Must use the gravest lance.
For those who hold the power wrought
Must stop the grave advance.
Those whose eyes are open
Must note well what they see.
For all that escapes notice now
Can set a soul to flee.
Odin trailed off. Bahamut gestured with a claw. "And...?"
Odin slowly rose from his bowing position. "Those whose hearts are hardened
Take sword for those still kind.
The sword is steel-bladed,
Like the steel-armored mind.
Those whose love is greatest
Shall bear love's greatest test.
And duty, steel-bladed,
Ushers the soul to rest."
Bahamut yawned. "Leave me alone, Knight Errant," he said. "You knew the answer the whole time."
"Yes," Odin whispered. "I am sorry to have disturbed you, ancience."
Through half-hooded lids, Bahamut watched Odin mount Sleipner and ride away. A smile tugged the corner of the dragon's rigid mouth--the Guardian was still so much the child. Just like so many others... just like the one he went to help now.
Fighter's Hill had seen plenty of blood shed. Training matches were notorious for getting out of hand here, the war games played in the shining building below turning real and painful on this desolate ridge. Soon it would see more blood--blood of sorcery, mingling with the black dirt and adding another story to this place.
She was beautiful in the moonlight--a white silken dress that masked the darkness sprouting inside her like a vile flower. Staring off into the distant skies, admiring the meteors tracing their way across the horizon. Those meteors were omen of two things--an undying wish, and a blazing scourge. She had done this to show her love--rain heavenly death down upon those who had earned her hate. It was a mark of corruption--the falling stars beautiful, but portentuous.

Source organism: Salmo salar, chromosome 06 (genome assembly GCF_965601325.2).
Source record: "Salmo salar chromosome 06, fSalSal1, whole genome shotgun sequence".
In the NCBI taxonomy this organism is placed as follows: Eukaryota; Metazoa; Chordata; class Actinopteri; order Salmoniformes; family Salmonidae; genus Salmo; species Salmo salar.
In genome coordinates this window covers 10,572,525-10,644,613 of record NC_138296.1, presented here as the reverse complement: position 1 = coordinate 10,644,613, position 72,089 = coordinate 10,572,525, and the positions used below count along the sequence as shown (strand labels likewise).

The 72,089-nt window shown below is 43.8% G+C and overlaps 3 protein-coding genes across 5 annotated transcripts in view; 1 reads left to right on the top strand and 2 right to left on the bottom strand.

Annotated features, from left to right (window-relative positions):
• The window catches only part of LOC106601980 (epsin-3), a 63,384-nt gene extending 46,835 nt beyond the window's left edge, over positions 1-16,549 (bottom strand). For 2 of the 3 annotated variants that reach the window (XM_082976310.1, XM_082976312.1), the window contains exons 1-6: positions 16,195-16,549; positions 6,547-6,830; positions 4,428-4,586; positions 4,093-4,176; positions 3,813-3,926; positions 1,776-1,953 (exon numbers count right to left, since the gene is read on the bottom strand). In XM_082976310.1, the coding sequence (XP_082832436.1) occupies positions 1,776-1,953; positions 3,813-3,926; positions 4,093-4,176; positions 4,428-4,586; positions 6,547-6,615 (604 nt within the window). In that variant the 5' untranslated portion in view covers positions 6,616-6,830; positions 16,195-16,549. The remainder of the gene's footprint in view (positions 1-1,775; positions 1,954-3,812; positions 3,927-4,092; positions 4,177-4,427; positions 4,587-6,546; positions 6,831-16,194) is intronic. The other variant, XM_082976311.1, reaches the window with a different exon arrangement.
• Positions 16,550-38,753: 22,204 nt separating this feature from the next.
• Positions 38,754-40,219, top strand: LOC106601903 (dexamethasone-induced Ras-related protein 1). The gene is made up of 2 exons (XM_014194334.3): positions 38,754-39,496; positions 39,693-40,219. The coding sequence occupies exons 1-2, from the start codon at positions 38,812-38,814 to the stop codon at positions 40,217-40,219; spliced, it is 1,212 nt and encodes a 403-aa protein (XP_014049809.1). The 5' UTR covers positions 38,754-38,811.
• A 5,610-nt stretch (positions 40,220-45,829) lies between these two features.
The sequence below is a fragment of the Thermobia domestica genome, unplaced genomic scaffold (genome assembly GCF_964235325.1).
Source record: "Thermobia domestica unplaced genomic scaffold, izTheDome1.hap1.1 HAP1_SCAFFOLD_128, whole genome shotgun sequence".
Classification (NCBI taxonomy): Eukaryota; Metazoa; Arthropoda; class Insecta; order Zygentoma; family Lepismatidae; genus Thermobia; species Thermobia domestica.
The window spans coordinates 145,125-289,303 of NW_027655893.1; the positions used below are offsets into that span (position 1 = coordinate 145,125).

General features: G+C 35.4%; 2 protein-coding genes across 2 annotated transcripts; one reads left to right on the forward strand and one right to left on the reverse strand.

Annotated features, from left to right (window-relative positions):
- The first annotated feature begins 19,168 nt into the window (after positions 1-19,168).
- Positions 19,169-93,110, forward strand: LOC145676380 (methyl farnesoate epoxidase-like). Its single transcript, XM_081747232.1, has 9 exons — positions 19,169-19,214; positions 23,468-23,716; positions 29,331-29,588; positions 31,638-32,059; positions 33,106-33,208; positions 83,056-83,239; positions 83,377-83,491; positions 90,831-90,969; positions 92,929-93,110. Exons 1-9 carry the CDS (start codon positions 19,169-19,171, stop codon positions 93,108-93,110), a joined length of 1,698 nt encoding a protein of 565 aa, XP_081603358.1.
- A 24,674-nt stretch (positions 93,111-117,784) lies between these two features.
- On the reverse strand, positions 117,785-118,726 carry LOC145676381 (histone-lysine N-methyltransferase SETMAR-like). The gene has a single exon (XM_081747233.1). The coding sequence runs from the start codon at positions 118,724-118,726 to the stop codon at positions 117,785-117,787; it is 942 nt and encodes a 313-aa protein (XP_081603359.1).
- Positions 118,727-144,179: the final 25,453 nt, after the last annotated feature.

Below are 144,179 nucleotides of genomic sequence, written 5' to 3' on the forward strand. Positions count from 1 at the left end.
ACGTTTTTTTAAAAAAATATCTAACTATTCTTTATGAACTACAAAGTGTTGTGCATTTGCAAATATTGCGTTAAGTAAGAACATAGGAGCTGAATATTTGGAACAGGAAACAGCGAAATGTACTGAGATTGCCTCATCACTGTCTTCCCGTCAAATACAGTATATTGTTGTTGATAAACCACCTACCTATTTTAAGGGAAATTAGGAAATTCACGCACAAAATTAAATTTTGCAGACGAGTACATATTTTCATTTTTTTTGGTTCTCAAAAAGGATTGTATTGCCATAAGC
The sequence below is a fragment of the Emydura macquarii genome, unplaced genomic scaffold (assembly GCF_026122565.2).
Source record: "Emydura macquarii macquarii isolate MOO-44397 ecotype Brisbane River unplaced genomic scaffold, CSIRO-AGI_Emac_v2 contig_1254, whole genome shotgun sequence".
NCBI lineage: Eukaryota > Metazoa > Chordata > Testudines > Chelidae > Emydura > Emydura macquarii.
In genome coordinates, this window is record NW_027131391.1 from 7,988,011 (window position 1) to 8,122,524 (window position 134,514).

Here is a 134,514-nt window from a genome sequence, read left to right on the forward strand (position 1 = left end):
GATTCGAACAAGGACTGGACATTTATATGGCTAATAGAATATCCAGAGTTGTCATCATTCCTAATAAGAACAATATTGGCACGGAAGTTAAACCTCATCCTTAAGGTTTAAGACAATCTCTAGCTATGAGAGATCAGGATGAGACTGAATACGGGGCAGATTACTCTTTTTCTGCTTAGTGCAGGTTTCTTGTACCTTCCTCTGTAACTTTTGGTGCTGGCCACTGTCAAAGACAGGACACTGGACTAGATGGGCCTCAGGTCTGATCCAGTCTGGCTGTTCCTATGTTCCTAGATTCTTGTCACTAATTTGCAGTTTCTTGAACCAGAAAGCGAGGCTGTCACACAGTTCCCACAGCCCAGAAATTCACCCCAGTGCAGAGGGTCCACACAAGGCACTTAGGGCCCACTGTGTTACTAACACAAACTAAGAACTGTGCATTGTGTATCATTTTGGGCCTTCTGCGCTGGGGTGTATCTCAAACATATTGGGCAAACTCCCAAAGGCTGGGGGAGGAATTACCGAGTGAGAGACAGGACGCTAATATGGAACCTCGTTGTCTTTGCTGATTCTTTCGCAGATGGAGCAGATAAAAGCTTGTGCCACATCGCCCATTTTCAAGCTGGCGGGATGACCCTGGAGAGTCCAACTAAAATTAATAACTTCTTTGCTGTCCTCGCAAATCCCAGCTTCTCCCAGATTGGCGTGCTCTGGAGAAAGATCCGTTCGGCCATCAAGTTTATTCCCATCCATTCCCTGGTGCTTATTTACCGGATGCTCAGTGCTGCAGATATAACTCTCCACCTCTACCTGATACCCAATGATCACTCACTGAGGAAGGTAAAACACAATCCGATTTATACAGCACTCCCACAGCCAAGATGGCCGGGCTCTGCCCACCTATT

Any moment now she would turn to see him, upholding the Knight's code, the code that all true Sorceresses' Knights had followed since the beginning of time: Love, as thou art loved; live in service; die in duty; kill in defense; and betray in necessity. The duties of a Knight were not to serve blindly--they were to serve first the people whom the sorceress walked amongst, and secondly the sorceress herself.
Any moment now, she would turn--eyes would meet eyes, a smile meeting only cold resolve. She would turn and see him--his hand on his weapon, ready to strike her down. She would turn and behold her knight: love, guardian, and executioner.
Then, she would never turn, nor smile, again.
It was happening now--the gradual shift of weight, the smooth movement of the head moving downwards until it reached her shoulders, now her waist, now the languid repositioning of the feet. And he was hesitating, hoping to eke out all the joy left possible in this final moment.
A flash of lightning in an otherwise darkened sky, and the sound of hooves. In the space of a heartbeat, the sky opened and a figure rode through. Gliding past him with the silence of wind, the sword raced through her with a quickness born out of some divine mercy. With the smile only beginning to fade from her mien, she fell--soul severed from body--into his arms.
The celestial Knight wheeled his horse, golden eyes meeting the startled eyes of his human counterpart. His cape billowed in the wind, and the stallion pawed impatiently at the ground.
A long moment of silence, the human knight caressing the fallen Sorceress's hair with infinite gentleness. "Thank you," he whispered.
The celestial knight said nothing, only giving a grave salute from Zantetsuken, the steel-bladed sword.